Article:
HPE’s process for sifting through the concepts developed in the ideation phase prioritizes transparency. “You need to be very open, explaining: ‘Does this technology really work. Is it proven? Are you the guinea pig or not?’” Bregulla said.
And when a customer can see that an industrial digitalization project delivers on its promises, the organization can move on to explore additional use cases.
For instance, when Texmark Chemicals enlisted the help of HPE to help them create a plan for a Refinery of the Future near Houston, Texas, HPE identified predictive analytics as a low-hanging-fruit type of application. HPE identified a pump that, if it breaks, causes the whole plant to go down.
HPE identified a plan for putting predictive analytics technology on the pump, establishing an on-prem data center to accept data from it while developing a housing for the pump technology that would prevent a new electronic device from causing an explosion. “There was a lot of invention we needed to do to create that use case,” Bregulla recalled. “We didn’t want to just do a POC for its own sake. We wanted to prove the value.”
Ultimately, when the project was complete, Texmark could see pump data on a screen within its own control center, giving workers there a higher-resolution understanding of a component that, when broken, could grind the entire facility to a halt. The company’s employees were trained to read that screen and draw conclusions out of it. “The CEO of the company can put that kind of information in the income statement balance sheet,” Bregulla said.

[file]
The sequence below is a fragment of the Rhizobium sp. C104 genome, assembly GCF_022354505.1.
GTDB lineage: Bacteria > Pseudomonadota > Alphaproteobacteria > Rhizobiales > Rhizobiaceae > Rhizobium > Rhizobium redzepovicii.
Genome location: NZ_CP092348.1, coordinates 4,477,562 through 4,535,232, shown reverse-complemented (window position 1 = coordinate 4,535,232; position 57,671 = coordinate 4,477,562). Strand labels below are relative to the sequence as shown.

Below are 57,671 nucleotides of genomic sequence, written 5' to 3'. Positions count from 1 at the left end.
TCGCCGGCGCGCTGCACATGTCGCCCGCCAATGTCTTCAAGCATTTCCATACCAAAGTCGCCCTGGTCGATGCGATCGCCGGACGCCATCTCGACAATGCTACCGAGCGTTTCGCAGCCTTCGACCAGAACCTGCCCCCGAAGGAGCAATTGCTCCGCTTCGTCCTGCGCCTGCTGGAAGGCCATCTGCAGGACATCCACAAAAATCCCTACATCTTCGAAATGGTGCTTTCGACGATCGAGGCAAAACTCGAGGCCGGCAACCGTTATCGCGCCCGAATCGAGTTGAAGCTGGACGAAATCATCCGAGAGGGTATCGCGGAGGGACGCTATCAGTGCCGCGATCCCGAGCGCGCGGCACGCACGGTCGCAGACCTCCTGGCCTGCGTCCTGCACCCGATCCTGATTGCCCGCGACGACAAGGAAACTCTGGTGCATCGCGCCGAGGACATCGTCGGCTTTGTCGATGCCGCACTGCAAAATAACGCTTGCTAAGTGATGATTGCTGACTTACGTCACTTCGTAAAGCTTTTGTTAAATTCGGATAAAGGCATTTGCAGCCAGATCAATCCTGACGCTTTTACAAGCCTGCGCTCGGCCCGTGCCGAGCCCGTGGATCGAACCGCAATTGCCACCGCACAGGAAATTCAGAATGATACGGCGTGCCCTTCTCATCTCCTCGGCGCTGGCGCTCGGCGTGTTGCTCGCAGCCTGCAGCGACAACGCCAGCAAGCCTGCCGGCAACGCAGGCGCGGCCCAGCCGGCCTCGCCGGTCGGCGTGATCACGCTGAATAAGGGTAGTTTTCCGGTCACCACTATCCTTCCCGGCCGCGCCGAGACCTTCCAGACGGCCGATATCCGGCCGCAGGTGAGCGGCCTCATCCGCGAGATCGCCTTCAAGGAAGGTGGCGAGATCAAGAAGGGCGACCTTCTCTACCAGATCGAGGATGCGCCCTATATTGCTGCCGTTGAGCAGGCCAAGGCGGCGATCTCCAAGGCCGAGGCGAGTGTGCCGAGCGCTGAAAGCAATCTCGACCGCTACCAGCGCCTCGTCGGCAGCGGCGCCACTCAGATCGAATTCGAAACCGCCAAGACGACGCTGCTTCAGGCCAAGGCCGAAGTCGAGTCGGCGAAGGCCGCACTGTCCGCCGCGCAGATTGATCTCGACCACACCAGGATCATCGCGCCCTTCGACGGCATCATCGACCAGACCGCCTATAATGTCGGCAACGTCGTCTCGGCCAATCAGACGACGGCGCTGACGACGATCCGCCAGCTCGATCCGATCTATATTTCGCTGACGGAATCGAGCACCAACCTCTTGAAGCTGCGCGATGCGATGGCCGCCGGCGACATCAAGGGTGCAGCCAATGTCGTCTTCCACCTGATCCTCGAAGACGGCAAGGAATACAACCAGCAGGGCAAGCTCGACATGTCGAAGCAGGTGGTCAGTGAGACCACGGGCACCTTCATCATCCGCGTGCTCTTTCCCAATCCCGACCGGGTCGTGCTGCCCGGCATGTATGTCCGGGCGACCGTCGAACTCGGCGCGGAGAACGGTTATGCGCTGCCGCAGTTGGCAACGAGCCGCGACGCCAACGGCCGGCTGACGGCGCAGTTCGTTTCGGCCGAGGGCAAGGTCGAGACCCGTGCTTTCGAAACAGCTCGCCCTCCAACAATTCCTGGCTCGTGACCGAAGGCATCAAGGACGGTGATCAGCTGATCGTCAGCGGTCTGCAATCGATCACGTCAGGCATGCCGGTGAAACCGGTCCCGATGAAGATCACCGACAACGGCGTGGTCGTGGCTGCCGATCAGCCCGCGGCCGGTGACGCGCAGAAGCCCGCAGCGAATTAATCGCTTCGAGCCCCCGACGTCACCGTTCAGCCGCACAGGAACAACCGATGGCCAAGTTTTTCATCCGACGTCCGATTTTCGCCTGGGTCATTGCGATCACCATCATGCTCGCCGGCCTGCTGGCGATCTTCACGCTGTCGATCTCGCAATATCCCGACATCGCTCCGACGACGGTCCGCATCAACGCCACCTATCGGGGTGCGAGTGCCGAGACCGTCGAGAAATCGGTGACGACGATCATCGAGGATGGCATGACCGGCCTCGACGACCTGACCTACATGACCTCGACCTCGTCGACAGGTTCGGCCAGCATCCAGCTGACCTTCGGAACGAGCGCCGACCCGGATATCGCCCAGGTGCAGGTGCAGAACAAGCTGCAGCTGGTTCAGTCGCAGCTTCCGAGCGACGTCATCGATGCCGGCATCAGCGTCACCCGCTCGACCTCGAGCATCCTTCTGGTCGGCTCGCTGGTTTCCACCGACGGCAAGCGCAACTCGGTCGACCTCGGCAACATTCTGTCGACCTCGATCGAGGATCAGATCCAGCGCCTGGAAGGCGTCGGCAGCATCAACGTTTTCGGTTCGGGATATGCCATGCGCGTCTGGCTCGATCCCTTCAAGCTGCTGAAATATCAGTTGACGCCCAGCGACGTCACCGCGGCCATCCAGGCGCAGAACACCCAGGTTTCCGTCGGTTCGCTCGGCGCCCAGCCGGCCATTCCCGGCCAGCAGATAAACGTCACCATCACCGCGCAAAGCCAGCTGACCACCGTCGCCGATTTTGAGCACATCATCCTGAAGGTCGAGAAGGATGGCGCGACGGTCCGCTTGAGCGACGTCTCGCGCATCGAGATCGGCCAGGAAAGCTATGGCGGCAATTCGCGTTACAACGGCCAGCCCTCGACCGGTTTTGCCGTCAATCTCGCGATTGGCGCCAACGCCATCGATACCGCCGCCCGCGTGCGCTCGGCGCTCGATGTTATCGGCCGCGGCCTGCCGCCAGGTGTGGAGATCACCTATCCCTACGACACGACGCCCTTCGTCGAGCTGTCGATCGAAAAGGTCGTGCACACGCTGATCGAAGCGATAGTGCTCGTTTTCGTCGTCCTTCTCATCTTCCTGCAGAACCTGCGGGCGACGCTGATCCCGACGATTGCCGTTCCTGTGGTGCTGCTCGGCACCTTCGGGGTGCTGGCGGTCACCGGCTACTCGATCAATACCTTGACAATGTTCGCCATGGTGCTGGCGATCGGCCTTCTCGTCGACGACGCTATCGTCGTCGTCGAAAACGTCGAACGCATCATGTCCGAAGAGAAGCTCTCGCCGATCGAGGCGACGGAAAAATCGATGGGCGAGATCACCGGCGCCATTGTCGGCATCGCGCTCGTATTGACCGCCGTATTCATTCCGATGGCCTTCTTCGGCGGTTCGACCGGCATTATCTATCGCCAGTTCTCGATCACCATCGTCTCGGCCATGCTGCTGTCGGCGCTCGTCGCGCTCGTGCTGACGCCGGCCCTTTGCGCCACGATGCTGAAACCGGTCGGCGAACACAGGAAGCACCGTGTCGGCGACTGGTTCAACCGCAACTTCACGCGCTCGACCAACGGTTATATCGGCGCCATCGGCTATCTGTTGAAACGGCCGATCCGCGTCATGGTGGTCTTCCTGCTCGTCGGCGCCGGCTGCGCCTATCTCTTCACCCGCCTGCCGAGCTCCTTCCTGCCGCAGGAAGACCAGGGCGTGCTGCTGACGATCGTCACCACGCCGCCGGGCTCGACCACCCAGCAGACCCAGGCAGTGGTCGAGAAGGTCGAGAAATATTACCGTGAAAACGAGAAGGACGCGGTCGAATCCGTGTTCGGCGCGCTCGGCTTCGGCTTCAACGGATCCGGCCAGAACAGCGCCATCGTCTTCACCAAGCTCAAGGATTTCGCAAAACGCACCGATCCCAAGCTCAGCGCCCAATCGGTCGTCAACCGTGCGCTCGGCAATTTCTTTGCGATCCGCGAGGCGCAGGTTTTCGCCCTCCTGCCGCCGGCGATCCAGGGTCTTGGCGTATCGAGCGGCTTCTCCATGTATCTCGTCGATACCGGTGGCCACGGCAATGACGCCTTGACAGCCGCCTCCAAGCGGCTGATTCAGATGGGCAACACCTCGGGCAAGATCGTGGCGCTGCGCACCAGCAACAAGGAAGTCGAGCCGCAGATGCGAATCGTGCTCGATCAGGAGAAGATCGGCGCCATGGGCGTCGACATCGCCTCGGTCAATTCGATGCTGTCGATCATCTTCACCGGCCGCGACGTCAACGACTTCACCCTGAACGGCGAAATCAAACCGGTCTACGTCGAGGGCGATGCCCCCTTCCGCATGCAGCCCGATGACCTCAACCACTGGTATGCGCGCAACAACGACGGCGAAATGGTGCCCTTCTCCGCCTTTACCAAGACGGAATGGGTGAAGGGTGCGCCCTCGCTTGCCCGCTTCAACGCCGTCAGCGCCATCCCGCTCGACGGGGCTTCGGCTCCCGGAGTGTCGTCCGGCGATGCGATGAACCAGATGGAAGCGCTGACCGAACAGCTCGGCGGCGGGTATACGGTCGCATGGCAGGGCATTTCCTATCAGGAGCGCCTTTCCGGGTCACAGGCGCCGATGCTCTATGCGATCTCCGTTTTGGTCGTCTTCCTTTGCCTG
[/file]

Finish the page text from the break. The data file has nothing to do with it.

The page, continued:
Achieving such an outcome wouldn’t have been possible without building trust from the beginning, Bregulla explained. “You sit down in the beginning and start thinking about the art of the possible,” he said. “A lot of the vendors skip this. They say: ‘Let’s throw [our solution] at the problem.’ But you need to work to elevate the client’s business from the beginning.”
Brian is a veteran journalist with more than ten years’ experience covering an array of technologies including the Internet of Things, 3-D printing, and cybersecurity. Before coming to Penton and later Informa, he served as the editor-in-chief of UBM’s Qmed where he overhauled the brand’s news coverage and helped to grow the site’s traffic volume dramatically. He had previously held managing editor roles on the company’s medical device technology publications including European Medical Device Technology (EMDT) and Medical Device & Diagnostics Industry (MD+DI), and had served as editor-in-chief of Medical Product Manufacturing News (MPMN).
At UBM, Brian also worked closely with the company’s events group on speaker selection and direction and played an important role in cementing famed futurist Ray Kurzweil as a keynote speaker at the 2016 Medical Design & Manufacturing West event in Anaheim. An article of his was also prominently on kurzweilai.net, a website dedicated to Kurzweil’s ideas.
Multilingual, Brian has an M.A. degree in German from the University of Oklahoma.